It is wrong to think that college students are all eighteen-year-olds coming from middle- and upper-middle-class families to residential colleges. Many students are also adults, they’re single parents, they are people who don’t know anybody else who’s been to college. We have a whole diversity of students and we have to meet all of their needs, and it’s complicated to be able to do that. But that is something that we have to think about in an integrated way. Students need a lot more guidance about the choices that they make about their educational pathways. There’s the idea that you go to college and you’re supposed to know what you’re doing. Obviously for many students that’s not possible.
One of the issues in thinking about this is that the whole is greater than the sum of the parts. We hear more and more conversations these days about how to give people the training that they need to be successful in the workplace. But we need to focus on a lot more than that. When people talk about tearing higher education into pieces, I see a pop-bead vision of higher education: you could take a course here and a course there and if you add up all the credits, you have a college degree. But if you think about it that way, you’re missing what it means to have an education; we’re missing what it means to create environments where students can actually learn. We need to focus on all students: first-generation students, the students who are different from most of the students on their campuses, and also not assume that if they’re not in the minority on their campus that they don’t face any of these problems. How people relate to each other is an incredibly important part of the learning process, and so as we focus on what does it mean to teach and learn, we want to make sure also to focus on creating environments in which students can learn well.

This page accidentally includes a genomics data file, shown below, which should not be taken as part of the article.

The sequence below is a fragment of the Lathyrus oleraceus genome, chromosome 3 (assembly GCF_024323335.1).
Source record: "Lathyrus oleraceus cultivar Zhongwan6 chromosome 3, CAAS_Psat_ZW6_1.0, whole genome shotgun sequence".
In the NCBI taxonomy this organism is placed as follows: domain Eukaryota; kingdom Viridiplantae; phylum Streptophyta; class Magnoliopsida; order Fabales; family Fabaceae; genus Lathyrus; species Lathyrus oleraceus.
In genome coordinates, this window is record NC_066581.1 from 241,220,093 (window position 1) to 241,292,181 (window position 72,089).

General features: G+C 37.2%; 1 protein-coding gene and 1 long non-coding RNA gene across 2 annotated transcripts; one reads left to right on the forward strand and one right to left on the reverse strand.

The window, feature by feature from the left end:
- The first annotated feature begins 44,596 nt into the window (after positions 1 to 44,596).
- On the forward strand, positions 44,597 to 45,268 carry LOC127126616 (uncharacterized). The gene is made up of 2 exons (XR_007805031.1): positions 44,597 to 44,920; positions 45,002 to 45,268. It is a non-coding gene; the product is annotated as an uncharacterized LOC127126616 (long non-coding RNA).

Our Dædalus essay, “The Human Factor: The Promise & Limits of Online Education,” very much relates to what we’ve just been talking about. The promise of online education is great. People have been thinking that putting things online is going to solve a lot of our problems: 1) it should create increased access for people who have geographical and time constraints; and 2) it should reduce cost. You don’t have to have these fancy classrooms. You don’t have to have everybody in the same place at the same time. One professor can stand up and lecture and there can be people all over the country listening and there’s no marginal cost to having extra people in the room. This will be great. It will be cheap and we’ll give access to everybody.